COMPLETED: Microbial Genomics for De-risking Offshore Oil and Gas Exploration in Nova Scotia

A new initiative that links marine bacteria with traditional geoscience aims to bolster oil exploration in Nova Scotia’s offshore.

A $4.9-million, three-year project, Microbial Genomics for De-risking Offshore Oil and Gas Exploration in Nova Scotia, is one of four national research collaborations awarded through Round 5 of Genome Canada’s Genomic Applications Partnership Program (GAPP).

The project will help to create a comprehensive snapshot of Nova Scotia’s offshore with the goal of making it more attractive to oil and gas companies. (continued below)


Chronicle Herald July 13, 2016

University of Calgary, July 11, 2016 (by subscription only) July 13, 2016

The project is a collaboration between Genome Atlantic and Genome Alberta, the Offshore Energy Research Association (OERA), the Nova Scotia Government, the Geological Survey of Canada, the University of Calgary, and Mitacs.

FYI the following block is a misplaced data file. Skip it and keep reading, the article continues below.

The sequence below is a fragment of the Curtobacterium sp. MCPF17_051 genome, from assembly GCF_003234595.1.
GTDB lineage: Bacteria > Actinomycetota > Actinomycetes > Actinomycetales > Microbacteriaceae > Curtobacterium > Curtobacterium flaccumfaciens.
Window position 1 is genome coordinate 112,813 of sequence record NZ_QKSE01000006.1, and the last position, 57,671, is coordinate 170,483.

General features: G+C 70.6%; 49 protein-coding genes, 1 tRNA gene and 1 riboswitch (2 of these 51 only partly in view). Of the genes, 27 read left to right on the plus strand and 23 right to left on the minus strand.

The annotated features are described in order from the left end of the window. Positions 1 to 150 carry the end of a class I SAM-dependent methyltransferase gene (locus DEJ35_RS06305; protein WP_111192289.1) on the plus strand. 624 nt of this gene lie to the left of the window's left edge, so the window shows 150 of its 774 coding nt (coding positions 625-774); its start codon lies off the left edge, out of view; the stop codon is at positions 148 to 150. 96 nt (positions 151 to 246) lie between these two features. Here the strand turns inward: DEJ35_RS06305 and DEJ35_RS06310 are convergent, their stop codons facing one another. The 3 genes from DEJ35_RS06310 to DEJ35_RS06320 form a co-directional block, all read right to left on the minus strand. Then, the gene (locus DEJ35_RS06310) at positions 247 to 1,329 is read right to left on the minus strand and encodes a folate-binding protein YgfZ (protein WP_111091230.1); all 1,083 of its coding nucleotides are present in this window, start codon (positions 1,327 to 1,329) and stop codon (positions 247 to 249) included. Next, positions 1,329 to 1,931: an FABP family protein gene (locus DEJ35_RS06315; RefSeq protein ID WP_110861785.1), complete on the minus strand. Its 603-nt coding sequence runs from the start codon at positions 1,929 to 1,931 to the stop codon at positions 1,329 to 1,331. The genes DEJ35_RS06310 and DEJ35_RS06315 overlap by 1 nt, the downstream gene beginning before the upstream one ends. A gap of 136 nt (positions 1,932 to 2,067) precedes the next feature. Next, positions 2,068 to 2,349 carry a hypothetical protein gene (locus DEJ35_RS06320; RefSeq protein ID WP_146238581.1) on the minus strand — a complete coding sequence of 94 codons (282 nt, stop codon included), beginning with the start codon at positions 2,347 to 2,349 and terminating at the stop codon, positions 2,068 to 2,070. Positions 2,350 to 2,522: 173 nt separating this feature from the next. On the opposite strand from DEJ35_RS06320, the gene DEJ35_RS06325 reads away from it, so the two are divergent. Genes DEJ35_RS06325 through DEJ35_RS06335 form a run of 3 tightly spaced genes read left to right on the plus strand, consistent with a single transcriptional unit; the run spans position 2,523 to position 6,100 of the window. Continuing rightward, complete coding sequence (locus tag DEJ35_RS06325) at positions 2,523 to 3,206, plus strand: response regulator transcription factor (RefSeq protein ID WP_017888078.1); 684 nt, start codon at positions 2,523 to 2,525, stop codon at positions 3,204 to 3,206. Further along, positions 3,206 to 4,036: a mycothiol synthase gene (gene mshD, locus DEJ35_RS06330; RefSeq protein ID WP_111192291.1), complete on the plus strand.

Under the guidance of Adam MacDonald, Senior Geophysicist with the Nova Scotia Department of Energy, core samples from the ocean bottom will be collected and subjected to a detailed geochemical analysis. In parallel, University of Calgary microbiologists led by Dr. Casey Hubert will use genomics – the combination of genetics, biology and computer science that helps us understand the DNA of every living thing – to identify the presence of marine bacteria associated with hydrocarbons, which can indicate that oil is nearby.

Integrating the genomics with geoscience maps and data can help pinpoint areas for exploration, reducing the associated risks.

Project funding is provided by the Nova Scotia Department of Energy at $2.57 million in in-kind contributions; Genome Canada at $1.59 million; Geological Survey of Canada (Natural Resources Canada) at $402,274 in-kind contributions; University of Calgary at $260,906 in-kind contributions; and Mitacs at $44,994.